Nat Turner's Rebellion

Nancy Cheng

The Rebellion

Nat Turner was a slave in born in Southampton County, Virginia. He was instructed in reading, writing, and religion in his childhood, and he grew to be a very spiritual man, believing that he had a divine purpose in life. In his twenties, he became a spiritual leader among his fellow slaves. He began having visions and seeing signs - including a solar eclipse and an instance where the sun appeared blue-green - and became convinced that he was chosen by God to battle the forces of evil. He then gathered a few of his fellow slaves and planned a rebellion against their slaveholders.

On August 22, 1831, Turner and his men, armed with hatchets, knives, and guns, attacked eleven plantations in Southampton county. In forty eight hours, they killed a total of fifty five white men, women, and children and inspired fifty or so more slaves to join them. The rebels intended to continue to the town of Jerusalem but were met by a heavily armed white militia. Outnumbered, the rebels scattered into the surrounding woods and swamps.

The Aftermath

Most of the rebels were eventually captured and hanged by whites. Nat Turner himself evaded capture for two months, but he was finally found two months later and was executed.

Before his execution, however, Virginia lawyer Thomas R. Gray visited and interviewed Turner in prison. From this interview, Gray wrote and published the Confessions of Nat Turner, a book that became a bestseller almost immediately and portrayed the institution of slavery from the point of view of a slave.

The rebellion ignited a wave of fear in Virginia that spread to the other Southern states, and the white retaliation was even more extreme than the rebellion itself. Fueled by fear of another slave conspiracy, white mobs attacked and murdered about two hundred other blacks, who had no association with Nat Turner's rebellion. Furthermore, following the rebellion, laws were passed by Southern states that increasingly restricted the rights of blacks, both enslaved and free. The state legislature of Virginia held a debate discussing emancipation of its slaves, but ultimately, it voted to reinforce the institution of slavery by passing laws further restricting blacks.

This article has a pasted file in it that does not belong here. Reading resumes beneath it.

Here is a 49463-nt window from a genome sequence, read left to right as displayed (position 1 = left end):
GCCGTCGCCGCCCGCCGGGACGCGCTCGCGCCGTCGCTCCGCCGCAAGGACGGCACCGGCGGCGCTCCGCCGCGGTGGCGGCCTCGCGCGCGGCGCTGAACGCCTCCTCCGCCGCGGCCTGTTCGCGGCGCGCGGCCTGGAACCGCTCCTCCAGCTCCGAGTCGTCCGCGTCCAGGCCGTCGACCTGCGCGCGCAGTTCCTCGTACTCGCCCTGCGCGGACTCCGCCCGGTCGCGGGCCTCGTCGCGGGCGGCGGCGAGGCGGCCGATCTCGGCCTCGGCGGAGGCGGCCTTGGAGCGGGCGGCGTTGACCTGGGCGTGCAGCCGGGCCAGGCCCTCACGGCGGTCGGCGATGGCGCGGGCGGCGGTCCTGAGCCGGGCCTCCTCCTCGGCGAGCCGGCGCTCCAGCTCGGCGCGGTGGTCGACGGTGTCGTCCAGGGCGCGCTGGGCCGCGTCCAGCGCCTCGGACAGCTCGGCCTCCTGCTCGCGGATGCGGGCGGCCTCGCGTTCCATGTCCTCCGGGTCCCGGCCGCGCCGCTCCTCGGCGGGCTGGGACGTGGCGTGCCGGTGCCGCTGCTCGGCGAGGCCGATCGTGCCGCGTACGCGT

A Primary Source

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The primary source portrays the rebellion from a white perspective. In the top picture, the artist portrays the white civilians as helpless from their facial expressions, while the blacks are shown as ruthlessly murderers. In the second picture, he presents the whites as a strong military force pursuing justice by capturing blacks. Because the artist was inspired by the fear that pervaded the American south following the rebellion and because his art was mainly seen by fellow whites, he might have been more inclined to promote the white cause for seeking "justice" by portraying the slaves more ruthlessly.